Presents national levels and rates of personal and property victimization for the year 2001. Rates and levels are provided for personal and property victimization by victim characteristics, type of crime, victim-offender relationship, use of weapons, and reporting to police. A special section is devoted to trends in victimization from 1993 to 2001. Estimates are from data collected using the National Crime Victimization Survey (NCVS), an ongoing survey of households that interviews about 80,000 persons in 43,000 households twice annually. Violent crimes included in the report are rape/sexual assault, robbery, aggravated assault and simple assault (from the NCVS), and homicide (from the FBI's UCR program). Property crimes examined are burglary, motor vehicle theft, and property theft.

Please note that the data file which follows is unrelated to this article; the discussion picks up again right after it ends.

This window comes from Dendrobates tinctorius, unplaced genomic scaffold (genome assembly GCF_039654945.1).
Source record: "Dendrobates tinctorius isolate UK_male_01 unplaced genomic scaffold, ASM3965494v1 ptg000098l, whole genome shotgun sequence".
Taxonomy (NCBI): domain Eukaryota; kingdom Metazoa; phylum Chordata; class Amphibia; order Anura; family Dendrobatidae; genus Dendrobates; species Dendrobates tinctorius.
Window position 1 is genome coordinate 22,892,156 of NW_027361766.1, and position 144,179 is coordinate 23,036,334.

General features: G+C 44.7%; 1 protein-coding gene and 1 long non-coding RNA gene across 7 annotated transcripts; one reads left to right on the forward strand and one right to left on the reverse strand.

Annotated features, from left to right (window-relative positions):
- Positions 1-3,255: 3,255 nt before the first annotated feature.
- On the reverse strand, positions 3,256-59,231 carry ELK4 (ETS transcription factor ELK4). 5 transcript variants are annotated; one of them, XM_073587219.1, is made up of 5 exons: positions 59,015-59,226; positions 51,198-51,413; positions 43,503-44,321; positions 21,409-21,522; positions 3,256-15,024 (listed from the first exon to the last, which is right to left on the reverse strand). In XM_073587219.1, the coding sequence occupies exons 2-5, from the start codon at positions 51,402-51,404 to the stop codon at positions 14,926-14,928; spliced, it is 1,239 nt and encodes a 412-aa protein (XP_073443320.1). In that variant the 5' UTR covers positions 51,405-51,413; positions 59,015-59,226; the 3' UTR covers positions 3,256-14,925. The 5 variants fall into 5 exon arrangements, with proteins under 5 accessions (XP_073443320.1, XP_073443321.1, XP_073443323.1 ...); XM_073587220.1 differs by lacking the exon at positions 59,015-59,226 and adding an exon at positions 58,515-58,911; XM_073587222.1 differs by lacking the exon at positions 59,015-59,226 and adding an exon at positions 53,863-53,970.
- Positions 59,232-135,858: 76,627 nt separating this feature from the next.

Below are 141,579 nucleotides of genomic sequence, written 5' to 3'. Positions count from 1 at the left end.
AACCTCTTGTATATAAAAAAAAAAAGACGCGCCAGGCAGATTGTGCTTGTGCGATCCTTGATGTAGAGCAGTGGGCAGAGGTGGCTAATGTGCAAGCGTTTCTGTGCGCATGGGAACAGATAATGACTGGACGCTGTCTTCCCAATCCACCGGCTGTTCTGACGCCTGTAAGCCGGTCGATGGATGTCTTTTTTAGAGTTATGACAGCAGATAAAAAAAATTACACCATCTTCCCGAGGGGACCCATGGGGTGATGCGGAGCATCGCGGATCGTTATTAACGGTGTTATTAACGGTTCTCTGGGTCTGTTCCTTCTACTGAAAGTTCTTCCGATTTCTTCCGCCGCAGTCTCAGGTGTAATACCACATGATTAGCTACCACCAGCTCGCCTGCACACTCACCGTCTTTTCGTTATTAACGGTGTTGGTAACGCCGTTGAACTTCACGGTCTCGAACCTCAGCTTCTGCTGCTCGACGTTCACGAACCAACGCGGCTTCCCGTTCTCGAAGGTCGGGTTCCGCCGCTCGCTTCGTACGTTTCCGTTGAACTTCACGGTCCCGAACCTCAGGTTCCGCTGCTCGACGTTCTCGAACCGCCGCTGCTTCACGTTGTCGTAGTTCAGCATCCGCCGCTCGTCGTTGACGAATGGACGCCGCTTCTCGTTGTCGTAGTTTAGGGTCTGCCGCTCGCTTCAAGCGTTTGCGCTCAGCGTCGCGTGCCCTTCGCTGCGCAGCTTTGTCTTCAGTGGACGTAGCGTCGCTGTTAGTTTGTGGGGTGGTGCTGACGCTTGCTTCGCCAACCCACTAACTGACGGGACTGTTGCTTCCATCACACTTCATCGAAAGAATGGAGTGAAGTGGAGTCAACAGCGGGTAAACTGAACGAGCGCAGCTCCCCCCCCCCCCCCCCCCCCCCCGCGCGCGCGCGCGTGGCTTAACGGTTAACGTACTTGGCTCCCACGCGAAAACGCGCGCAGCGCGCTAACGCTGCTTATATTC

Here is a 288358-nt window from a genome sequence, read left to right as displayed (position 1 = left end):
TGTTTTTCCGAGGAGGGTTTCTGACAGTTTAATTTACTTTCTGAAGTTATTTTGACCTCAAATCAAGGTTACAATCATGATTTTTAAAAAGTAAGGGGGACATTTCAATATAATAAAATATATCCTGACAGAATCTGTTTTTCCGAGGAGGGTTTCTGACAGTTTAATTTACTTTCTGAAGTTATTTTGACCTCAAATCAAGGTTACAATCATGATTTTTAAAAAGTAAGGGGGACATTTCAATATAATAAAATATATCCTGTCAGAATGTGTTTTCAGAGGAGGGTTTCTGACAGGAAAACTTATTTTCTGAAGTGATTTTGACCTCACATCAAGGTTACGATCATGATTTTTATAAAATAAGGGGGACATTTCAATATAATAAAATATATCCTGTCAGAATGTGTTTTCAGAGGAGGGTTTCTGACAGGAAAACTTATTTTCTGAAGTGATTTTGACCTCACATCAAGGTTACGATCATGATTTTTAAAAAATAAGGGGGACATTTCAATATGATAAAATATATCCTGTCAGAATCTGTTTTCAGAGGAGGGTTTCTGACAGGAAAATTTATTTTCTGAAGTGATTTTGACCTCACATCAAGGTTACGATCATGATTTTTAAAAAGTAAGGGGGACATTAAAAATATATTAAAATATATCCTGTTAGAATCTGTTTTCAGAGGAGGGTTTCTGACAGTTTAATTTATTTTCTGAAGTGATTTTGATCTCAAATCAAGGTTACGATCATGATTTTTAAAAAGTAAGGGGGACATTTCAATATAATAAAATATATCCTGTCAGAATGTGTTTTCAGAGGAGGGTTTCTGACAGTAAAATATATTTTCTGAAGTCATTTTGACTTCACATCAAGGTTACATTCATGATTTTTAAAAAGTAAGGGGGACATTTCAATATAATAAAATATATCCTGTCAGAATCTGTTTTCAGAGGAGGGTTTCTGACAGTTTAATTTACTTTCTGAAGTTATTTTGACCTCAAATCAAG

- The violent crime rate fell 10% 2000-2001, due primarily to a significant decrease in the rate of simple assault.
- The overall property crime rate fell 6% between 2000-2001 because of decreases in theft and household burglary rates.
- For the first year since the redesign of the NCVS in 1992, in 2001 males and females were victims of simple assault at similar rates.